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Kemp v. Hill

United States District Court, S.D. Indiana, Indianapolis Division

October 4, 2019

Kurt J. Kemp, Plaintiff,
Curtis Hill, Defendant.


          Hon. Jane Magnus-Stinson, Chief Judge United States District Court

         On September 16, 2019, the Court issued an order granting Plaintiff Kurt J. Kemp's Motion for Leave to Proceed In Forma Pauperis and dismissing his Complaint without prejudice. [Filing No. 5.] In doing so, the Court gave Mr. Kemp permission to file an Amended Complaint, demonstrating that he has standing to pursue a constitutional challenge to an Indiana statute by showing: (1) that he has been injured by the statute; (2) how the injury can be fairly traced to the conduct of the Indiana Attorney General, who he named as Defendant; and (3) how his injury is likely to be redressed by a favorable decision from this Court. [Filing No. 5 at 6-7.] Mr. Kemp has now filed an Amended Complaint, [Filing No. 6], as well as a Motion for Appointment of Counsel, [Filing No. 7], and a Motion for Certification as a Class, [Filing No. 8]. This Order screens the Amended Complaint, pursuant to 28 U.S.C. § 1915(e)(2), addresses the other motions, and dismisses the Amended Complaint with prejudice.



         A. Screening Standard

         Pursuant to 28 U.S.C. § 1915(e)(2), the Court shall dismiss a case brought by a plaintiff proceeding in forma pauperis “at any time if the court determines that . . . the action . . . is frivolous or malicious; . . . fails to state a claim on which relief may be granted; or . . . seeks monetary relief against a defendant who is immune from such relief.” In determining whether a complaint states a claim, the Court applies the same standard as when addressing a motion to dismiss under Federal Rule of Civil Procedure 12(b)(6). See Lagerstrom v. Kingston, 463 F.3d 621, 624 (7th Cir. 2006). To survive dismissal:

[the] complaint must contain sufficient factual matter, accepted as true, to state a claim for relief that is plausible on its face. A claim has facial plausibility when the plaintiff pleads factual content that allows the court to draw the reasonable inference that the defendant is liable for the misconduct alleged.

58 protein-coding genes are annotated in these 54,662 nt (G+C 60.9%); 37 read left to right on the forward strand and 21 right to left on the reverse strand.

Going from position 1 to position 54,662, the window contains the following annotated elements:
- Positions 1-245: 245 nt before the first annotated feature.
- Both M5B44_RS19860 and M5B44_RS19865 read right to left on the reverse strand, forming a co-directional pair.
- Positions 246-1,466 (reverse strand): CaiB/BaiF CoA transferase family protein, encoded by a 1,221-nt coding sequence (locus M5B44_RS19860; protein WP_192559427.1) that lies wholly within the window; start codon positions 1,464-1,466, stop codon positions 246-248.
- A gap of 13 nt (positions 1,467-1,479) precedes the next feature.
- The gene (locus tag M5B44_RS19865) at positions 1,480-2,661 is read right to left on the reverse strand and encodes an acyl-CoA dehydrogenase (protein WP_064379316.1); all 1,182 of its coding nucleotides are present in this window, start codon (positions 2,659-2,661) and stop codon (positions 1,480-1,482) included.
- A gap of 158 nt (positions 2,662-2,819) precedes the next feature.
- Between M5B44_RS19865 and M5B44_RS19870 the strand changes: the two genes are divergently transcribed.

Ashcroft v. Iqbal, 556 U.S. 662, 678 (2009).

         B. Amended Complaint

         Mr. Kemp's Amended Complaint seeks to challenge the validity of Ind. Code § 35-42-4-4(b)(2), which criminalizes the dissemination of child pornography. [Filing No. 6 at 1.] Mr. Kemp alleges that he was convicted of child exploitation under that statute, which added 6 years of prison time to the total 11-year sentence he is now serving and subjects him to the requirement that he register as a sex offender once his sentence is over. [Filing No. 6 at 1.] He states that these injuries are traceable to the Indiana Attorney General, who is responsible for enforcing the law and upholding the Constitution. [Filing No. 6 at 2.] He further alleges that a favorable ruling in this case would redress his injuries because it would invalidate all convictions under this provision and repeal the overbroad provisions of the statute. [Filing No. 6 at 2.]

         Mr. Kemp states that his lawsuit is authorized by 28 U.S.C. § 1343(a)(3), and that the Court has jurisdiction under that provision and under 28 U.S.C. § 1331. [Filing No. 6 at 1.] He also references 28 U.S.C. §§ 2201 and 2202, and seeks declaratory relief in the form of a judgment stating that Ind. Code § 35-42-4-4(b)(2) is unconstitutional. [Filing No. 6 at 1; Filing No. 6 at 4.]

         C. Discussion

         The Court acknowledges Mr. Kemp's efforts to comply with the September 16 order directing him to provide allegations as to the injury, traceability, and redressability elements of standing. However, based on the allegations in the Amended Complaint, a different issue has presented itself: Mr. Kemp's lawsuit is barred because a plaintiff may not bring a civil action that, if successful, would undermine the validity of his conviction that has not already been invalidated.

         Although Mr. Kemp purports to bring this lawsuit under 28 U.S.C. § 1343(a)(3), that provision merely confers jurisdiction upon District Courts, and, in substance, Mr. Kemp's action is one under 42 U.S.C. § 1983, which provides a right of action to remedy violations of the Constitution. SeeChapman v. Houston Welfare Rights Org., 441 U.S. 600, 608 (1979) (“Section 1 of the Civil Rights Act of 1871 is the source of both the jurisdictional grant now codified in 28 U.S.C. § 1343(3) and the remedy now authorized by 42 U.S.C. § 1983.”). It is well-established that a plaintiff cannot pursue a § 1983 action to challenge the validity of his conviction, and instead must pursue a writ of habeas corpus to do so. SeeHeck v. Humphrey, 512 U.S. 477, 481 (1994) (recognizing that Preiser v. Rodriguez, 411 U.S. 475, 488-90 (1973), “held that habeas ...

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